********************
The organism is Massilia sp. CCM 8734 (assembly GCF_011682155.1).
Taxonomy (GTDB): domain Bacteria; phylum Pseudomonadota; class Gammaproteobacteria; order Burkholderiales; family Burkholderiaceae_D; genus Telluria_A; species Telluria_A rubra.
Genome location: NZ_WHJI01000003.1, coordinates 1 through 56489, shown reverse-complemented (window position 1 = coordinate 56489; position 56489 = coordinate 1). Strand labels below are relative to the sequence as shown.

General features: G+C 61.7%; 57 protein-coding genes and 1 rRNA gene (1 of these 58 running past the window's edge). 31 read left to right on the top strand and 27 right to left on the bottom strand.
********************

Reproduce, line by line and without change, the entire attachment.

The organism is Massilia sp. CCM 8734 (assembly GCF_011682155.1).
Taxonomy (GTDB): domain Bacteria; phylum Pseudomonadota; class Gammaproteobacteria; order Burkholderiales; family Burkholderiaceae_D; genus Telluria_A; species Telluria_A rubra.
Genome location: NZ_WHJI01000003.1, coordinates 1 through 56489, shown reverse-complemented (window position 1 = coordinate 56489; position 56489 = coordinate 1). Strand labels below are relative to the sequence as shown.

General features: G+C 61.7%; 57 protein-coding genes and 1 rRNA gene (1 of these 58 running past the window's edge). 31 read left to right on the top strand and 27 right to left on the bottom strand.